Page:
COLUMBIA, Mo. — Missouri’s quarterback competition has a new arm.
Former Louisiana Tech, Southern Miss and Mississippi State quarterback Jack Abraham committed to the Tigers on Sunday after visiting the campus over the weekend, he told the Post-Dispatch. He formally announced his transfer plans Monday on social media.
Abraham, Southern Miss’ starter from 2018-20, will initially join Mizzou as a walk-on with a chance to earn a scholarship for the 2022 season, his seventh season in college football.
“Whether or not (a scholarship) works out, that’s not what I’m coming for,” Abraham said. “I’m coming for the opportunity to compete and play at the next level. So that’s the opportunity I was given. I think it’s the best decision that I’ve made up to this point. I’m fired up.”
Abraham said the message from Mizzou coaches was clear: “They’re looking for a guy to come in with experience,” he said.
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“This is year seven, so I’ve got about as much experience as anybody else,” he added. “They’re looking for experience and for a guy to add to the competition. What they were able to tell me was I’ll get a fair chance to compete for the job. That’s really all I can ask for at this point.”
Abraham, who turns 25 in October, plans to move to Columbia later this month. He won’t be moving here alone. His one-year wedding anniversary is coming up next month. His wife, Amy, is a speech pathologist in Houston, Mississippi, and will join him in Columbia eventually.
Once he settles into his new program, Abraham will join returning quarterbacks Brady Cook and Tyler Macon on the roster. Sam Horn, a four-star recruit from Georgia, is also expected to move to Columbia later this month. Horn could be taken high enough in July’s MLB draft to decide between a pro-baseball contract and a football scholarship at Mizzou. No matter how that situation unfolds, the Tigers have addressed depth at the position.
Abraham’s commitment comes after Mizzou missed on three Power 5 QB transfers over the last three months: Arizona State’s Jayden Daniels, who chose LSU; Georgia’s J.T. Daniels (West Virginia); and Baylor’s Gerry Bohanon (South Florida).
Abraham first heard from Mizzou receivers coach Jacob Peeler earlier this spring. Peeler, a fellow Mississippian, had recruited Abraham out of high school at Cal. Then last week, those conversations picked up.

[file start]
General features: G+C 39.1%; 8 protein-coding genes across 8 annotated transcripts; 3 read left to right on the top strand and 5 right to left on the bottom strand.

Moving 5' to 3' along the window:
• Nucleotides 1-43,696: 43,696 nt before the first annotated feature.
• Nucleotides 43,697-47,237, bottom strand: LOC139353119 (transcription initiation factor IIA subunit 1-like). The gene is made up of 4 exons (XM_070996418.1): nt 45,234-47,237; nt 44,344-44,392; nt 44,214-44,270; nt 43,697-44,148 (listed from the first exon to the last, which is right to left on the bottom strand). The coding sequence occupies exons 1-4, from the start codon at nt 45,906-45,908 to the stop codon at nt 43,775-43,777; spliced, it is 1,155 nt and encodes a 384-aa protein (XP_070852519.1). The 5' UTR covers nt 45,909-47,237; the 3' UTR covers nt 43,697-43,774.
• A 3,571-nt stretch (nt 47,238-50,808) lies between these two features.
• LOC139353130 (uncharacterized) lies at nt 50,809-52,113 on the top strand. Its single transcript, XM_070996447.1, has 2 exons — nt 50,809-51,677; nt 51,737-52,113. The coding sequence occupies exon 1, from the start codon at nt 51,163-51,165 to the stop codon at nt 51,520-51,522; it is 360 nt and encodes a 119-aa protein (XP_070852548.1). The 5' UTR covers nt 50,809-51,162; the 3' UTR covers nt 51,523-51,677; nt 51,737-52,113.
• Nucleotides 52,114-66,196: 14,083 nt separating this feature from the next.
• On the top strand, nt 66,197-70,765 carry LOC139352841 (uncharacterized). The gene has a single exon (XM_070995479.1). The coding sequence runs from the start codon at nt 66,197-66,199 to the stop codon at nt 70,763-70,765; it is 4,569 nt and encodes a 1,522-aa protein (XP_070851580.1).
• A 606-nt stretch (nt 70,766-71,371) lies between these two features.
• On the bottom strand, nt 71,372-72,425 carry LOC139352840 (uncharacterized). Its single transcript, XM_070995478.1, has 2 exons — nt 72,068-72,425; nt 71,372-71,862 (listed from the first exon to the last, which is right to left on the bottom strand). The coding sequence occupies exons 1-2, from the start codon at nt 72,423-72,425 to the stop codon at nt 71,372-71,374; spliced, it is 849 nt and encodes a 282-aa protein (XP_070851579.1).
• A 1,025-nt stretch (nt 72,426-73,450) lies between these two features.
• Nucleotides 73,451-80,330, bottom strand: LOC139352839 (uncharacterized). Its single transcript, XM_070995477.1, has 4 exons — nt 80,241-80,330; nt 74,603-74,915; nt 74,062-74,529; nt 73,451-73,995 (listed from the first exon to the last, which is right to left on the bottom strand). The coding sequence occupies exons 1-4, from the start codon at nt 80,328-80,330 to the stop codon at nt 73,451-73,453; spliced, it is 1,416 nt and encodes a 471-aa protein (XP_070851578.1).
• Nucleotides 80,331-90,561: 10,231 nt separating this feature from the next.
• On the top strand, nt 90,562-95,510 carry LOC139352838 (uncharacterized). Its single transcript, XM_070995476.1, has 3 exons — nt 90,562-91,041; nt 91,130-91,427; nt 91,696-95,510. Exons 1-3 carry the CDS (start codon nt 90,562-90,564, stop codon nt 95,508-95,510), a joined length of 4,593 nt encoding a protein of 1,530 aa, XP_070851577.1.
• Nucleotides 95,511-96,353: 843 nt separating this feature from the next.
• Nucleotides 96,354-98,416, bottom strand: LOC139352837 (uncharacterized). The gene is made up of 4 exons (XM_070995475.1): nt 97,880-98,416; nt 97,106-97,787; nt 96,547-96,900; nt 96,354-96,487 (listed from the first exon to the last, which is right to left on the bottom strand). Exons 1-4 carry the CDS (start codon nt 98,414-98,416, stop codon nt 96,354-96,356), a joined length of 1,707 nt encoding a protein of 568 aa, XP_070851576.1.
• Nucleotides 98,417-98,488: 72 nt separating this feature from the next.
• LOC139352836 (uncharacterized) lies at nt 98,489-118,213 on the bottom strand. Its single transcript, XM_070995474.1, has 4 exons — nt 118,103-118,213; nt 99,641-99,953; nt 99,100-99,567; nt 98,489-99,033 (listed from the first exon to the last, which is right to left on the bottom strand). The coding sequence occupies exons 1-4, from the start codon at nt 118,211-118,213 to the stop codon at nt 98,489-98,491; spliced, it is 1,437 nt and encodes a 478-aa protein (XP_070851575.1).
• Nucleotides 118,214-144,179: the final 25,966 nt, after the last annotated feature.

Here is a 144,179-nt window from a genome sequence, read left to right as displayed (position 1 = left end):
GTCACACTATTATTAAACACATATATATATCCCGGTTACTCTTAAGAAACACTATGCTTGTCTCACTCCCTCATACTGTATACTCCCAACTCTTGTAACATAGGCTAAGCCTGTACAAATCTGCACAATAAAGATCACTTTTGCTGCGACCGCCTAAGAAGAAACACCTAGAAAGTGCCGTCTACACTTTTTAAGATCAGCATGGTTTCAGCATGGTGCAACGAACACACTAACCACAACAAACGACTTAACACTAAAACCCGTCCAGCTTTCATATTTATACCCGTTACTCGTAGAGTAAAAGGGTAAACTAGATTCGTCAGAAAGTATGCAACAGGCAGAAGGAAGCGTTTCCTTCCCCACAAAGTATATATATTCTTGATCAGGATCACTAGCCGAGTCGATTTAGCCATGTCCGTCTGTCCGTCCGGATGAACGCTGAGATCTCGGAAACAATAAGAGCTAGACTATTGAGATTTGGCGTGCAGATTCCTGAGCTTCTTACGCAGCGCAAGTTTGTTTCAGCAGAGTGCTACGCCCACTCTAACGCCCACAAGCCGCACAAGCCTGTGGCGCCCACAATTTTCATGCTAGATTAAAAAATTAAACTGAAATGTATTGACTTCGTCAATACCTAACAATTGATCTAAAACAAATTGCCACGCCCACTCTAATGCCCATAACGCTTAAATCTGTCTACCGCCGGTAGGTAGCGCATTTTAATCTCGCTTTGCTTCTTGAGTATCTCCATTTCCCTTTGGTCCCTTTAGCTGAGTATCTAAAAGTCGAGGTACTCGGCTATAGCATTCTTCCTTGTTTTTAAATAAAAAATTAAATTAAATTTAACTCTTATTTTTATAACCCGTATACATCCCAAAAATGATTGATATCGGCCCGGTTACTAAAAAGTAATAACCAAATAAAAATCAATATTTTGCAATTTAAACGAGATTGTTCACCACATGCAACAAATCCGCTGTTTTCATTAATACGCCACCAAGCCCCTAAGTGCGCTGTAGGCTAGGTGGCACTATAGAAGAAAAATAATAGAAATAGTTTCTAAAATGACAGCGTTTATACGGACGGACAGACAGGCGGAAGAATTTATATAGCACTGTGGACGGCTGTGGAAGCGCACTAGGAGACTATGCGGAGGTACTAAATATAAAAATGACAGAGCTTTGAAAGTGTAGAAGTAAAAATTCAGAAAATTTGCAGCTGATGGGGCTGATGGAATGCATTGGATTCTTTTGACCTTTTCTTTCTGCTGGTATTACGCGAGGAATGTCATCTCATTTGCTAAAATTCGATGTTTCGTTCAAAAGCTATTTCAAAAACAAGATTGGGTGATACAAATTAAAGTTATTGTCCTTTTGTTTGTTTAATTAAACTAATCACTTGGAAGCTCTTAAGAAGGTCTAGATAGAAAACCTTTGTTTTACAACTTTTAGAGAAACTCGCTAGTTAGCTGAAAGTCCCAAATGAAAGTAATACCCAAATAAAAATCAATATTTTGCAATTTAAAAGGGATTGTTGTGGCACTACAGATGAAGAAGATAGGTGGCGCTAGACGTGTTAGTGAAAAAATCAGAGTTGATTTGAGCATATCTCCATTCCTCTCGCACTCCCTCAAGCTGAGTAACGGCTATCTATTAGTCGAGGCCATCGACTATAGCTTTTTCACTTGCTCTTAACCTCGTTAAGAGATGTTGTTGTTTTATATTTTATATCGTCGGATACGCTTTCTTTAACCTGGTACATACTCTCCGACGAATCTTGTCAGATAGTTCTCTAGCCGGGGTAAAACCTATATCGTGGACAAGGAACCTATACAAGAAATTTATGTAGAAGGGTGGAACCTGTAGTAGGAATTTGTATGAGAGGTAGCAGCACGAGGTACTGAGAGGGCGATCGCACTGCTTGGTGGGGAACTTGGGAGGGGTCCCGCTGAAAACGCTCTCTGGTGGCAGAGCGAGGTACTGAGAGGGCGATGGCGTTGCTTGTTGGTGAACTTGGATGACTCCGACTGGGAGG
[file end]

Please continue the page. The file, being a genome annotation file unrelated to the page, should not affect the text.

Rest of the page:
“After talking to Coach Hamdan, Coach Drink and Coach Peeler, I knew that they were interested,” he said. “So I shot up here this weekend just to get my eyes on it. I feel really good about it.”
Abraham, an Oxford, Mississippi native, committed to Tulane in high school but signed with Louisiana Tech in 2016 after the Tulane staff was fired. He redshirted at Louisiana Tech as a freshman, then played one season at Northwest Mississippi Community College, where he threw for more than 3,000 yards and 23 touchdowns. His next stop was Southern Miss, where in three seasons he passed for more than 7,000 yards with 41 touchdowns and 29 interceptions. He led the nation in completion percentage in 2018 at 73.1% and for his three-year run completed 69.3% with a passer rating of 147.4.
After the 2020 season, Abraham transferred to Mississippi State to enter Mike Leach’s quarterback competition, but he suffered from post-concussion syndrome following a collision during a helmet-less offseason workout. He didn’t appear in any games last season and was granted a medical redshirt and seventh year of eligibility for 2022. In January, he entered the transfer portal with one remaining year to play at the college level.
“I’ve seen a lot, played at every level pretty much,” Abraham said. “Group of Five, juco, obviously I was at (Mississippi) State for a little bit and played there in the spring. I’ve seen a lot and from talent-wise and a player perspective, I pride myself on accuracy, footwork, timing, just getting the ball out quick and getting it in those playmakers’ hands. That’s something that I prided myself on at Southern Miss for three years.
“That timing piece is really something I pride myself on, getting in that extra work with the wideouts, spending extra hours working on routes. I can run a little bit if I need to. If there’s a big old dude chasing me I tend to run a little faster. I’m not the fastest guy in the world, but I can do it if I need to.
“Just being a being an accurate quarterback, being a definitive decision-maker and just being a leader. That’s something I’ve learned throughout my time playing football. There’s a lot of guys out there who look up to the quarterback position. That’s something that I really take pride in, just being a leader on and off the field.”